Well, I suppose I have nobody to blame but myself. I knew what I was getting into when I decided to watch Hell of the Living Dead. After all, director Bruno Mattei (the man of a thousand aliases; this particular production, for example, credits him as “Vincent Dawn”) wasn’t exactly known as a purveyor of prestige cinema. Nor, for that matter, was his screenwriter, Claudio Fragasso (responsible for such “gems” as Troll 2). Naturally, I went in expecting a typical Italian zombie flick: sleazy, gory, and unapologetically schlocky.
I was not, however, remotely prepared to be bombarded with images of actual human corpses. In an apparent effort to minimize the budget, the film incorporates elements of the mondo genre—a sensationalistic style of “documentary” (and I use that term charitably) that explores “exotic” foreign cultures, with an emphasis on shocking violence and sexual taboos. Thus, "repurposed" stock footage depicting authentic tribal funeral ceremonies, political unrest in third world countries, and the ritualistic slaughter of animals is awkwardly spliced into the action, giving the impression that our protagonists have inadvertently wandered into a National Geographic television special.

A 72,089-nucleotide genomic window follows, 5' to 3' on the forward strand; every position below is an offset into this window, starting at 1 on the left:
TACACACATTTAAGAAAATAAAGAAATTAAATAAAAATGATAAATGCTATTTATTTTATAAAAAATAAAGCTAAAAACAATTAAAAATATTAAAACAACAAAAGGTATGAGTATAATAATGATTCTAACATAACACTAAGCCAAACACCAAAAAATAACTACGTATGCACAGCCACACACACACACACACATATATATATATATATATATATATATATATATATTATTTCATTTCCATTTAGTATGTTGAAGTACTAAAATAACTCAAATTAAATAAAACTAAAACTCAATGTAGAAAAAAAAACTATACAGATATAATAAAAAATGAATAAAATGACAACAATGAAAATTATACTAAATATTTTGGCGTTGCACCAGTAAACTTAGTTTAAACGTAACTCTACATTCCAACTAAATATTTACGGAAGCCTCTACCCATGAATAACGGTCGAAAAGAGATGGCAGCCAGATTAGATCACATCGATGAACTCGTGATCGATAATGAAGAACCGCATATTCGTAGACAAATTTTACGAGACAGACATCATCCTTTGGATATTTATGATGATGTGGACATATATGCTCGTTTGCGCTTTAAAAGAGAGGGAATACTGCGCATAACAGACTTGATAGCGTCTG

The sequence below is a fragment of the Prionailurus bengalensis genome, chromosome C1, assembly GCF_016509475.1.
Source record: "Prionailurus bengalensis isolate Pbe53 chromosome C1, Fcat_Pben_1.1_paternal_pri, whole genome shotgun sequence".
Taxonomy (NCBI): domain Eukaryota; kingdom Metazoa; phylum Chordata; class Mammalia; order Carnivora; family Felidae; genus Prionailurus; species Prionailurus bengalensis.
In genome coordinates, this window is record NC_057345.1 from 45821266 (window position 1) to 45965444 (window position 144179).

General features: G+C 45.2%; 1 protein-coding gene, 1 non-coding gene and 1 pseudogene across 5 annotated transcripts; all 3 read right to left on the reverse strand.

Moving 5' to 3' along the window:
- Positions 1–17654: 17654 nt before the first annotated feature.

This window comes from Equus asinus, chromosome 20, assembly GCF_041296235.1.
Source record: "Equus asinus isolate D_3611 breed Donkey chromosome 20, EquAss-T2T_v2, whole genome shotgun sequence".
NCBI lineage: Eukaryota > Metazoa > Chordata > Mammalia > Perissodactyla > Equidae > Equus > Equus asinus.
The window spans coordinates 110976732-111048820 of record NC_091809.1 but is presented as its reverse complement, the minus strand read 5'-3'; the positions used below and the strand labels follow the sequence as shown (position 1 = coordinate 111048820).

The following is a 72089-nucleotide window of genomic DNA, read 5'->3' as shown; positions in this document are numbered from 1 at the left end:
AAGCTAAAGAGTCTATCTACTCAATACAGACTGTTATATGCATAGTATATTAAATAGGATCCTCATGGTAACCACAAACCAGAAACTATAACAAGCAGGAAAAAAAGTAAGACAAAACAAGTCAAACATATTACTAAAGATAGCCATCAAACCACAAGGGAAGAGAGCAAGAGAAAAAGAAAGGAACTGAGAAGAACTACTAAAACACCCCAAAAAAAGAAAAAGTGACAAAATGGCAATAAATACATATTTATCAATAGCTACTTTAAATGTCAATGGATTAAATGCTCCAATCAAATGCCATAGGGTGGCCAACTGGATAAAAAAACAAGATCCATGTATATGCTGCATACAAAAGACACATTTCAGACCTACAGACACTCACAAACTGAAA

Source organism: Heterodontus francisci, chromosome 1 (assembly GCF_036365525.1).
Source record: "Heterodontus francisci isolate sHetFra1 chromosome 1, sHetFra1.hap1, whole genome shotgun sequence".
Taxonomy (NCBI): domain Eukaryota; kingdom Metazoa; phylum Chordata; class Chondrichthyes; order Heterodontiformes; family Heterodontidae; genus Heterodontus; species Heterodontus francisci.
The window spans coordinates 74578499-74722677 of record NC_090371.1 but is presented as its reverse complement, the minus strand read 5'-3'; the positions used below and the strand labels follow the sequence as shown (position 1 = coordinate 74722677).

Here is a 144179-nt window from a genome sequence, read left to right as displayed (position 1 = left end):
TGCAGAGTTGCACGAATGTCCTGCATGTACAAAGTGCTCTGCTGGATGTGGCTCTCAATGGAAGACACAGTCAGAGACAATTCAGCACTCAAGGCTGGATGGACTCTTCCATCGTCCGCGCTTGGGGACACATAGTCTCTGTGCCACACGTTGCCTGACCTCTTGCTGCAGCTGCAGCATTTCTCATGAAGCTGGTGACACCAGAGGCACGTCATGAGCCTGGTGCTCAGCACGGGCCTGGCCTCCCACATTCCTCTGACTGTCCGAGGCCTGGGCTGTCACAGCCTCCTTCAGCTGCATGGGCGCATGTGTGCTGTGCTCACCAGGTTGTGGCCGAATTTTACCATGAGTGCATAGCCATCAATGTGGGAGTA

This grotesque exploitation masquerading as “social commentary” (despite seemingly sympathizing with victims of colonialism and imperialism, Mattei nevertheless portrays them as primitive savages) might have been somewhat forgivable if the rest of the movie was otherwise entertaining; unfortunately, it’s just a miserable slog. I’m not averse to cynicism and moral ambiguity on principle, but in this specific case, the irredeemably despicable characters and utterly nihilistic themes are simply off-putting and unappealing. Even the soundtrack, allegedly composed by the usually dependable prog rock group Goblin—in reality, the score was cannibalized from various sources (much like the visuals), which explains why the music resembles the final gasp of a dying synthesizer—is flaccid, inert, and uninspired. Hell of the Living Dead is a thoroughly unenjoyable experience, and I regret watching it; what an insufferable waste of time!